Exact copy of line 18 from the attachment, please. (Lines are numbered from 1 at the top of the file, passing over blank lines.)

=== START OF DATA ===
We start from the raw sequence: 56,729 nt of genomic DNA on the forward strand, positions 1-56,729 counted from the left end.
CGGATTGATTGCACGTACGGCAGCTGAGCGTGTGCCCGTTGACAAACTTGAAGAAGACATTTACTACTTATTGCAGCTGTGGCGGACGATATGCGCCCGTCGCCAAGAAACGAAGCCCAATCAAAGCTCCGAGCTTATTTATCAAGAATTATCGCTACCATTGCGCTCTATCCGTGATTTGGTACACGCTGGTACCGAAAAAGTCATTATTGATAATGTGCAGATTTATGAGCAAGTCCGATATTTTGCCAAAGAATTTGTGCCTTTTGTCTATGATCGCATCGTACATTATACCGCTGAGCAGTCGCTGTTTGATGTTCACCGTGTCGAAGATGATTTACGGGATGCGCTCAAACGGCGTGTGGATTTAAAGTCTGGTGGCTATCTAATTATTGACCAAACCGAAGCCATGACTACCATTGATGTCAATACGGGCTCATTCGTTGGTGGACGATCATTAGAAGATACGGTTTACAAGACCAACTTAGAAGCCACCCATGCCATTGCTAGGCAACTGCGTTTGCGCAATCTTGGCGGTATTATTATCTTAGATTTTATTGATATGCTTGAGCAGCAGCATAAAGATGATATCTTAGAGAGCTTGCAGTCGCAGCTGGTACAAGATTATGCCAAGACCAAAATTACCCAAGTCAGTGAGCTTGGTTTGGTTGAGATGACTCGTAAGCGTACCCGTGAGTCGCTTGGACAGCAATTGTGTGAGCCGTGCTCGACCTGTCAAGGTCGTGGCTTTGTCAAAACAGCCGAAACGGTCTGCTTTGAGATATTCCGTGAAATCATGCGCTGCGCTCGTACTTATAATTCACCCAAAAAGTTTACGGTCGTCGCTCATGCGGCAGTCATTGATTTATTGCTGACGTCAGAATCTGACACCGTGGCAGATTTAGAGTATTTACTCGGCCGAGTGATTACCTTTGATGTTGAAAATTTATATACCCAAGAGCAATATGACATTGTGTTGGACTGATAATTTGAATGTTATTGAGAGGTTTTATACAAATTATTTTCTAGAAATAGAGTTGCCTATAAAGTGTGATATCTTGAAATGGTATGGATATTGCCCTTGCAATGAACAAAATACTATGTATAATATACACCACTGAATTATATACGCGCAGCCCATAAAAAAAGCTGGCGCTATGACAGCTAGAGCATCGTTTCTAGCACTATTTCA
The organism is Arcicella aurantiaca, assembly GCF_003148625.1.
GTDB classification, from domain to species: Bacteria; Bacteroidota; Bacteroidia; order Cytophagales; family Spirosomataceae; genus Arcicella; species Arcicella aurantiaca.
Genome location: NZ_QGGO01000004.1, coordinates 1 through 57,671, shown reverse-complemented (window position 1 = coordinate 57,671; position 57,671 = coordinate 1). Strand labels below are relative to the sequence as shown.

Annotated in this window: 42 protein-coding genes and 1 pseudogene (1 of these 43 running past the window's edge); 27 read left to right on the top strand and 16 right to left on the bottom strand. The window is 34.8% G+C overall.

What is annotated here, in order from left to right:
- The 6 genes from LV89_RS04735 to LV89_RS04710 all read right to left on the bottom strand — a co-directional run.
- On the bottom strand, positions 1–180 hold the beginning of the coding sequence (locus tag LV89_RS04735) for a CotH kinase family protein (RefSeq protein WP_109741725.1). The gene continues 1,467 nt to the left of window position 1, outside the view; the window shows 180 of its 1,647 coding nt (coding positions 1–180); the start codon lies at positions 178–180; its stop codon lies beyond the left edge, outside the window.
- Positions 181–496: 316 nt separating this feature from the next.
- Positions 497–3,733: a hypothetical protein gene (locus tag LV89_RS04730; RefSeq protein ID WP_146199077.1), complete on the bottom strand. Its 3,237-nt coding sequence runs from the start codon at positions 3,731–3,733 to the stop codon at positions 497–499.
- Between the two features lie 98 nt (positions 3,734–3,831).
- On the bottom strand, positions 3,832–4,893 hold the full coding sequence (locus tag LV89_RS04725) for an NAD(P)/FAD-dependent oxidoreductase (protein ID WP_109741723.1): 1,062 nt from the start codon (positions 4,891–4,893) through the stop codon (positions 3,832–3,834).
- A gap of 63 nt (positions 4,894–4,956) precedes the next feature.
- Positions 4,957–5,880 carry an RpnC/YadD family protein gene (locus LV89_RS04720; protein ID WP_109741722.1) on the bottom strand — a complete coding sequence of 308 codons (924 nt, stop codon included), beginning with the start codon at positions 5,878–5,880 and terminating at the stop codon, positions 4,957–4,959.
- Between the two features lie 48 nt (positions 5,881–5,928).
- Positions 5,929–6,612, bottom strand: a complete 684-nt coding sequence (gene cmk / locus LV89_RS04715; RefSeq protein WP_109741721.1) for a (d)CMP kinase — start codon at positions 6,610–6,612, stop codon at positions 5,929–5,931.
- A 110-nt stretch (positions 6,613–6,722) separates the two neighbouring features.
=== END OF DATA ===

- A 110-nt stretch (positions 6,613–6,722) separates the two neighbouring features.